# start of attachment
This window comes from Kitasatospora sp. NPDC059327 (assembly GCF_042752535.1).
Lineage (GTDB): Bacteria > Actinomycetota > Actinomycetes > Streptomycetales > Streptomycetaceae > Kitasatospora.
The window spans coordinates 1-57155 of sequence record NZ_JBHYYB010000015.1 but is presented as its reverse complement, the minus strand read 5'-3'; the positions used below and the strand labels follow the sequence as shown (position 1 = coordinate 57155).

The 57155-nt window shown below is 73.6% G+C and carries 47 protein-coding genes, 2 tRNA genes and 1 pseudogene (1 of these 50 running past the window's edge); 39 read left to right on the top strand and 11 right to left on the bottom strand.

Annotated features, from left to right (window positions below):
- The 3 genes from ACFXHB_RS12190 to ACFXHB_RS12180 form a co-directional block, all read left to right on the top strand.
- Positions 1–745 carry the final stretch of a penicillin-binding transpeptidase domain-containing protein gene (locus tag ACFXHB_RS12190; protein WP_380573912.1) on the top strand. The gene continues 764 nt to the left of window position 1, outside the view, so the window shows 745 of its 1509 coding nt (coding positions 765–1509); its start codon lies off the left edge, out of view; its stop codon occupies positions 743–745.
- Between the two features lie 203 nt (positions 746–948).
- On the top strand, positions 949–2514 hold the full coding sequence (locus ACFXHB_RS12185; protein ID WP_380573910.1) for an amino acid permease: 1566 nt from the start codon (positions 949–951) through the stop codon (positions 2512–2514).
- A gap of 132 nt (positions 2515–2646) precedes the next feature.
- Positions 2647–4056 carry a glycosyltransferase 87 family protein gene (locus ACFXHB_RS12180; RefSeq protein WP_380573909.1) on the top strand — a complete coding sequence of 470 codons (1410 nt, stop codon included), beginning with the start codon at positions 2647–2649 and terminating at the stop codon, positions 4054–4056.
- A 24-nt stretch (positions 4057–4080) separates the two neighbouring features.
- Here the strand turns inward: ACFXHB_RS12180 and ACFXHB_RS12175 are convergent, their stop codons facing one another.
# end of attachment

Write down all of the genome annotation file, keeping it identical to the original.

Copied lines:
This window comes from Kitasatospora sp. NPDC059327 (assembly GCF_042752535.1).
Lineage (GTDB): Bacteria > Actinomycetota > Actinomycetes > Streptomycetales > Streptomycetaceae > Kitasatospora.
The window spans coordinates 1-57155 of sequence record NZ_JBHYYB010000015.1 but is presented as its reverse complement, the minus strand read 5'-3'; the positions used below and the strand labels follow the sequence as shown (position 1 = coordinate 57155).

The 57155-nt window shown below is 73.6% G+C and carries 47 protein-coding genes, 2 tRNA genes and 1 pseudogene (1 of these 50 running past the window's edge); 39 read left to right on the top strand and 11 right to left on the bottom strand.

Annotated features, from left to right (window positions below):
- The 3 genes from ACFXHB_RS12190 to ACFXHB_RS12180 form a co-directional block, all read left to right on the top strand.
- Positions 1–745 carry the final stretch of a penicillin-binding transpeptidase domain-containing protein gene (locus tag ACFXHB_RS12190; protein WP_380573912.1) on the top strand. The gene continues 764 nt to the left of window position 1, outside the view, so the window shows 745 of its 1509 coding nt (coding positions 765–1509); its start codon lies off the left edge, out of view; its stop codon occupies positions 743–745.
- Between the two features lie 203 nt (positions 746–948).
- On the top strand, positions 949–2514 hold the full coding sequence (locus ACFXHB_RS12185; protein ID WP_380573910.1) for an amino acid permease: 1566 nt from the start codon (positions 949–951) through the stop codon (positions 2512–2514).
- A gap of 132 nt (positions 2515–2646) precedes the next feature.
- Positions 2647–4056 carry a glycosyltransferase 87 family protein gene (locus ACFXHB_RS12180; RefSeq protein WP_380573909.1) on the top strand — a complete coding sequence of 470 codons (1410 nt, stop codon included), beginning with the start codon at positions 2647–2649 and terminating at the stop codon, positions 4054–4056.
- A 24-nt stretch (positions 4057–4080) separates the two neighbouring features.
- Here the strand turns inward: ACFXHB_RS12180 and ACFXHB_RS12175 are convergent, their stop codons facing one another.